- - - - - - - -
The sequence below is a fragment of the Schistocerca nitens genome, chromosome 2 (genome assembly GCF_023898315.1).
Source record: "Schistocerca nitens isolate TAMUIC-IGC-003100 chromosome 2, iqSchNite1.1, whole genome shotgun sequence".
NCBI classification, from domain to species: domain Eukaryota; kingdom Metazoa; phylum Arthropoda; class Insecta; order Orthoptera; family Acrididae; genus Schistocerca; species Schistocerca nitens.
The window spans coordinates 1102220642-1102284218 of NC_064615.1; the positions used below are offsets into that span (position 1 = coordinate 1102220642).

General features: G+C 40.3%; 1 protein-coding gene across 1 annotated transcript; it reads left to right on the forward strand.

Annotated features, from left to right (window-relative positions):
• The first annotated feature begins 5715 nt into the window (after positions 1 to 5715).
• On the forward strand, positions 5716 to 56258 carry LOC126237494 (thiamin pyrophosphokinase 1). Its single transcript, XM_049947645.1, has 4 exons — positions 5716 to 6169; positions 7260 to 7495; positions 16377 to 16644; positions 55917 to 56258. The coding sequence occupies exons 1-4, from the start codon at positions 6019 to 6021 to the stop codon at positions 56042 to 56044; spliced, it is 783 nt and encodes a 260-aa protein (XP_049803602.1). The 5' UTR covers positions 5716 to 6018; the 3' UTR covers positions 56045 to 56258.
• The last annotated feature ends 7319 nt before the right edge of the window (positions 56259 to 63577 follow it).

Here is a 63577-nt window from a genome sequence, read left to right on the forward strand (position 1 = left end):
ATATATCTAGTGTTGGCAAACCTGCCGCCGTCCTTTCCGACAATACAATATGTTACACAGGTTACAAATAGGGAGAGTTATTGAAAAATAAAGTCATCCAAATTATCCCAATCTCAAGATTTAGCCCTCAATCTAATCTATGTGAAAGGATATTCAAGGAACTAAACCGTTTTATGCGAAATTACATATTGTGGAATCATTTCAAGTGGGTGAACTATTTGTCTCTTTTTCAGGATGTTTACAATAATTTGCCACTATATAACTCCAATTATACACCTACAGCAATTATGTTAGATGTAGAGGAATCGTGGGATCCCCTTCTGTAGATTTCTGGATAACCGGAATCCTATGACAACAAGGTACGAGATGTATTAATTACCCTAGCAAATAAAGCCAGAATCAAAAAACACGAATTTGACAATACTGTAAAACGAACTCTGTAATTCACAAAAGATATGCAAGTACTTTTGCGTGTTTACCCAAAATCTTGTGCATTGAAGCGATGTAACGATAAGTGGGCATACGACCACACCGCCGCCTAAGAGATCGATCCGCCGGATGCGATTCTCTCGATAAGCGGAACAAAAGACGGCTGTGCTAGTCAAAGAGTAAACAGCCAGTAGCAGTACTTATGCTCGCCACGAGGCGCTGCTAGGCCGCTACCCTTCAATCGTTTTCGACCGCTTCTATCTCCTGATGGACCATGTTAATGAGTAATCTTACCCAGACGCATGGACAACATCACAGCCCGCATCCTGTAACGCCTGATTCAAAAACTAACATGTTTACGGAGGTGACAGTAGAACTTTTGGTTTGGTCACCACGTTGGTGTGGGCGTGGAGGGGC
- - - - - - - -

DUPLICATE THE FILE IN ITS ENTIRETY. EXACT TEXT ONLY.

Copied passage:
The sequence below is a fragment of the Schistocerca nitens genome, chromosome 2 (genome assembly GCF_023898315.1).
Source record: "Schistocerca nitens isolate TAMUIC-IGC-003100 chromosome 2, iqSchNite1.1, whole genome shotgun sequence".
NCBI classification, from domain to species: domain Eukaryota; kingdom Metazoa; phylum Arthropoda; class Insecta; order Orthoptera; family Acrididae; genus Schistocerca; species Schistocerca nitens.
The window spans coordinates 1102220642-1102284218 of NC_064615.1; the positions used below are offsets into that span (position 1 = coordinate 1102220642).

General features: G+C 40.3%; 1 protein-coding gene across 1 annotated transcript; it reads left to right on the forward strand.

Annotated features, from left to right (window-relative positions):
• The first annotated feature begins 5715 nt into the window (after positions 1 to 5715).
• On the forward strand, positions 5716 to 56258 carry LOC126237494 (thiamin pyrophosphokinase 1). Its single transcript, XM_049947645.1, has 4 exons — positions 5716 to 6169; positions 7260 to 7495; positions 16377 to 16644; positions 55917 to 56258. The coding sequence occupies exons 1-4, from the start codon at positions 6019 to 6021 to the stop codon at positions 56042 to 56044; spliced, it is 783 nt and encodes a 260-aa protein (XP_049803602.1). The 5' UTR covers positions 5716 to 6018; the 3' UTR covers positions 56045 to 56258.
• The last annotated feature ends 7319 nt before the right edge of the window (positions 56259 to 63577 follow it).

Here is a 63577-nt window from a genome sequence, read left to right on the forward strand (position 1 = left end):
ATATATCTAGTGTTGGCAAACCTGCCGCCGTCCTTTCCGACAATACAATATGTTACACAGGTTACAAATAGGGAGAGTTATTGAAAAATAAAGTCATCCAAATTATCCCAATCTCAAGATTTAGCCCTCAATCTAATCTATGTGAAAGGATATTCAAGGAACTAAACCGTTTTATGCGAAATTACATATTGTGGAATCATTTCAAGTGGGTGAACTATTTGTCTCTTTTTCAGGATGTTTACAATAATTTGCCACTATATAACTCCAATTATACACCTACAGCAATTATGTTAGATGTAGAGGAATCGTGGGATCCCCTTCTGTAGATTTCTGGATAACCGGAATCCTATGACAACAAGGTACGAGATGTATTAATTACCCTAGCAAATAAAGCCAGAATCAAAAAACACGAATTTGACAATACTGTAAAACGAACTCTGTAATTCACAAAAGATATGCAAGTACTTTTGCGTGTTTACCCAAAATCTTGTGCATTGAAGCGATGTAACGATAAGTGGGCATACGACCACACCGCCGCCTAAGAGATCGATCCGCCGGATGCGATTCTCTCGATAAGCGGAACAAAAGACGGCTGTGCTAGTCAAAGAGTAAACAGCCAGTAGCAGTACTTATGCTCGCCACGAGGCGCTGCTAGGCCGCTACCCTTCAATCGTTTTCGACCGCTTCTATCTCCTGATGGACCATGTTAATGAGTAATCTTACCCAGACGCATGGACAACATCACAGCCCGCATCCTGTAACGCCTGATTCAAAAACTAACATGTTTACGGAGGTGACAGTAGAACTTTTGGTTTGGTCACCACGTTGGTGTGGGCGTGGAGGGGC